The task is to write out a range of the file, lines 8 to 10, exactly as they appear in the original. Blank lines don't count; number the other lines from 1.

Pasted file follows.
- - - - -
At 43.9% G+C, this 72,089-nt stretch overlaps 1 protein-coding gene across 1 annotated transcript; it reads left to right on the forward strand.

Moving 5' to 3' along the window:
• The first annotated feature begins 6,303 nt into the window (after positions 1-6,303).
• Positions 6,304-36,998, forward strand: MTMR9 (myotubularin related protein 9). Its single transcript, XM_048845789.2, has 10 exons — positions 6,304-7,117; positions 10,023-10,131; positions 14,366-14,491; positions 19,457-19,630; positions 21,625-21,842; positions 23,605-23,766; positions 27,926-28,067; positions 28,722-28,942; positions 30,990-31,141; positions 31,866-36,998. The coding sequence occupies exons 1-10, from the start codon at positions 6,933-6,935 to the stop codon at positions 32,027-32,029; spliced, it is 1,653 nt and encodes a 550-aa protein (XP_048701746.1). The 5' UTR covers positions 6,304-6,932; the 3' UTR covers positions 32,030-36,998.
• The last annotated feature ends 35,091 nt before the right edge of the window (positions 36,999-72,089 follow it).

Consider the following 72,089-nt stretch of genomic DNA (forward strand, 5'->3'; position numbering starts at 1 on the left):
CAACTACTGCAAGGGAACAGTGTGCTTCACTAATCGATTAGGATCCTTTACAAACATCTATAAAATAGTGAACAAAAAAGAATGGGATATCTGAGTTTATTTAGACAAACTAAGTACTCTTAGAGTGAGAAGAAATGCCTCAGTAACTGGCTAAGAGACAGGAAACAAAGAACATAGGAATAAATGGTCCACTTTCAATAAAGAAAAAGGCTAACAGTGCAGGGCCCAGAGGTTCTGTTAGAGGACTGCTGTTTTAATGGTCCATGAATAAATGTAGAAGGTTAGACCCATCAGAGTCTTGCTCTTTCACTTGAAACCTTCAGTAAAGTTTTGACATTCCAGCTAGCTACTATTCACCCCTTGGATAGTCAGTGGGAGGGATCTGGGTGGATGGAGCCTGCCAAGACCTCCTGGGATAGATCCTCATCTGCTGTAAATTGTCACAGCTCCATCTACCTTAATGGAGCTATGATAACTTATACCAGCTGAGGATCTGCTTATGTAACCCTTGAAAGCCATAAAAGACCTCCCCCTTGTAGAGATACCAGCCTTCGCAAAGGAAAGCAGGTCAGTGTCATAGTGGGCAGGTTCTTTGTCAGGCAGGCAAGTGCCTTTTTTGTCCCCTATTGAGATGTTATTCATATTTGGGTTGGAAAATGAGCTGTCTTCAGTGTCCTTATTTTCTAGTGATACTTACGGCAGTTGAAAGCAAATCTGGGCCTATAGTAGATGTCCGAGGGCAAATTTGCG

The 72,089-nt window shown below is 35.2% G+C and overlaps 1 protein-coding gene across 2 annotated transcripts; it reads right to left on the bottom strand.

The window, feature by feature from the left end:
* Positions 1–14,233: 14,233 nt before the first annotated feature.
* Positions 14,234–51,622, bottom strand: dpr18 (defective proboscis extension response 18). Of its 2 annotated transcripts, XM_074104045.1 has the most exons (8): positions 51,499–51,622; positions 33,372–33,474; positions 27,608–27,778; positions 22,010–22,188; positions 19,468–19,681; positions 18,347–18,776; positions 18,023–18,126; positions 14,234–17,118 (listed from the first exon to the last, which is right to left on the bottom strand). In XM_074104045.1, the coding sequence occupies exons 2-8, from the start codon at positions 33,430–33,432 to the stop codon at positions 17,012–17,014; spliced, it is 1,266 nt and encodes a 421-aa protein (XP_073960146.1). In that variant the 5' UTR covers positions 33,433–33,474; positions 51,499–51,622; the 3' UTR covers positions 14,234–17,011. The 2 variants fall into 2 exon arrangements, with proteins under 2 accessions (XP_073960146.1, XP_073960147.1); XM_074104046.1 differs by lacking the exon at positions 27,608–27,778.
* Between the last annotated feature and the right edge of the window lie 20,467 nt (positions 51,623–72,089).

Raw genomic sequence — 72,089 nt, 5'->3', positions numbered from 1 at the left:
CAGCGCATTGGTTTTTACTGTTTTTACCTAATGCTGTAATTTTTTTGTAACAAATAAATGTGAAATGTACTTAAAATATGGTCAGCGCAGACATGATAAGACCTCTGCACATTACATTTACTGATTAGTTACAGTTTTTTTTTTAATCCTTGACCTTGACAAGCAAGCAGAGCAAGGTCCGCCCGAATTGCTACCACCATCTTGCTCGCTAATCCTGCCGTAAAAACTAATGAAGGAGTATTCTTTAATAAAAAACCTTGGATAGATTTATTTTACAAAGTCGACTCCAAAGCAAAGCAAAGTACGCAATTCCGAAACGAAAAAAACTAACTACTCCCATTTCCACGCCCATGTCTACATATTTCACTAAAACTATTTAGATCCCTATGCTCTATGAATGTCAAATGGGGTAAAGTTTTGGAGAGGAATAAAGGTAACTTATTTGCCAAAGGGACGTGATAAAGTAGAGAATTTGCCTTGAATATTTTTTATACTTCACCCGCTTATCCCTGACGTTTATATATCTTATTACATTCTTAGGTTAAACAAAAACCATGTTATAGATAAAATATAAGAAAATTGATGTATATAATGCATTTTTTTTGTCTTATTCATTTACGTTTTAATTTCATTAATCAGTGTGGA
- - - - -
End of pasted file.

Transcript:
The 72,089-nt window shown below is 35.2% G+C and overlaps 1 protein-coding gene across 2 annotated transcripts; it reads right to left on the bottom strand.

The window, feature by feature from the left end:
* Positions 1–14,233: 14,233 nt before the first annotated feature.